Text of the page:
Apple managed more product placement in top movies last year than any other company, according to branding consultancy Interbrand.
Its products appeared in ten of the 33 films that hit the number one spot at the US box office last year.
Nike, Chevrolet and Ford tied for second place, each appearing in 24 percent of the top films. Sony, Dell, Land Rover, and Glock appeared in at least 15 percent.
Apple-branded products appeared in more than a third of all number one films between 2001 and 2010 – second only to Ford, and well ahead of Coca-Cola. Its stuff appeared in more top films in the last decade than McDonald’s and Nike combined.
“Pretty impressive, considering that fewer than 15 percent of American computer-owning households have an Apple,” says the company’s Abe Sauer, adding: “That figure, by the way, is up from nine percent in 2008 — an indication that Apple product placement may be paying off.”
And its kit appeared in plenty of other movies too. In 2009 and 2010, Apple products had a role in – take a deep breath – Morning Glory, Somewhere, Repo Men, Hereafter, Machete, Greenberg, Catfish, Dinner for Schmucks, Lottery Ticket, Solitary Man, Going the Distance, Chatroom, Hot Tub Time Machine, Please Give, She’s Out of My League, Chloe, Killers, Book of Eli, The Spy Next Door, When in Rome, High School, Cats and Dogs 2, Step Up 3D, Gulliver’s Travels, Percy Jackson and the Olympians, Knight and Day, You Again, Vampires Suck, Drag Me to Hell, Orphan, I Love You, Man, Duplicity, Crank 2: High Voltage, Ghosts of Girlfriends Past, Imagine That, Sorority Row, Answer Man, Post Grad, I Love You Beth Cooper, All About Steve, Hurt Locker, New York, I Love You, It’s Complicated, Road Trip: Beer Pong, Law Abiding Citizen, Fantastic Mr. Fox, Funny People and Couples Retreat.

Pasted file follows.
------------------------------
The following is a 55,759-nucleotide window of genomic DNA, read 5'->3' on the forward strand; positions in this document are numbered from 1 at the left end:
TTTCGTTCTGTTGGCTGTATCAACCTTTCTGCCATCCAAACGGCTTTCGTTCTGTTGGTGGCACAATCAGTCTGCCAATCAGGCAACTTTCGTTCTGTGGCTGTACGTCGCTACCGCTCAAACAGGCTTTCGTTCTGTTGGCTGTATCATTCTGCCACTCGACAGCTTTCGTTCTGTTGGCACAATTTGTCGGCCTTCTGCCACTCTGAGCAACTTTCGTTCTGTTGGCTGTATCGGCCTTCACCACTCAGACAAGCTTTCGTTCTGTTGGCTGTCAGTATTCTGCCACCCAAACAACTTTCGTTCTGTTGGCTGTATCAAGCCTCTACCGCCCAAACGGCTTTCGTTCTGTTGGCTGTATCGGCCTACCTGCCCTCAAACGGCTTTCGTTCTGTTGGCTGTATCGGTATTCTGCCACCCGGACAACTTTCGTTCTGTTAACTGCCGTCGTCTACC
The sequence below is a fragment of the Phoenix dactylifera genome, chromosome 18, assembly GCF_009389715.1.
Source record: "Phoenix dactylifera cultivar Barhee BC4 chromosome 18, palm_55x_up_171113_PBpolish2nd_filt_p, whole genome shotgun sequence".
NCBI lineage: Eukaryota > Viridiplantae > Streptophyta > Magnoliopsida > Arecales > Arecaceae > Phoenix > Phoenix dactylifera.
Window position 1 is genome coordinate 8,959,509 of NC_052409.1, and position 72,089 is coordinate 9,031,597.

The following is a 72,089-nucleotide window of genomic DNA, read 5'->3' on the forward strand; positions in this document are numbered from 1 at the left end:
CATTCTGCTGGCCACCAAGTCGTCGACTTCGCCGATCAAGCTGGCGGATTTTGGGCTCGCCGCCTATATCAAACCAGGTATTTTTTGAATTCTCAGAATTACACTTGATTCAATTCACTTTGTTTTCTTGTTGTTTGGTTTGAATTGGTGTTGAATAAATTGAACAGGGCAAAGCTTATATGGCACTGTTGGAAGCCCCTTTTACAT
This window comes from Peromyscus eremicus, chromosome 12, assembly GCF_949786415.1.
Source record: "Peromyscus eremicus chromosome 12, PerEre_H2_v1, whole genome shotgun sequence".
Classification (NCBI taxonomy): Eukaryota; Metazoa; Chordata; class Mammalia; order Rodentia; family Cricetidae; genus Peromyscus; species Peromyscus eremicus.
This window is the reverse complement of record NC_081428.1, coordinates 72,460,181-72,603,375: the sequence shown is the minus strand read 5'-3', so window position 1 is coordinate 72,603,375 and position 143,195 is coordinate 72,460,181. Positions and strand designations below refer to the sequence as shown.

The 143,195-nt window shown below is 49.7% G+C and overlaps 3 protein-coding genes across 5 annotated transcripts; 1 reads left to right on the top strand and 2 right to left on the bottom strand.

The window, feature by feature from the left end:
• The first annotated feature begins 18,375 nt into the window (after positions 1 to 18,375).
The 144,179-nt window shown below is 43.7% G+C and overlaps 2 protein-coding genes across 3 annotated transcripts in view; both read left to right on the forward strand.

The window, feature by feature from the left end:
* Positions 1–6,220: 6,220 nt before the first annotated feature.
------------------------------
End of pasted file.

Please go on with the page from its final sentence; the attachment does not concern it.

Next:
But, says Interbrand, Apple’s lead in product placement is declining; it managed to squeeze some little trinket into nearly half of all number one movies in 2008, and has been slipping ever since.
“This slippage in Apple product placement is not due to Apple giving up on the practice — inevitably, other brands are taking a page from its playbook and aping Apple’s product placement strategy,” says Sauer.
“Films that previously would have been dominated by Apples are now filled with HP, Dell and Sony Vaio logos.”
Indeed, he says, Sony’s attempted to completely eliminate all traces of Apple from its films – stuffing them full of Vaio-branded notebooks instead. Funny, that.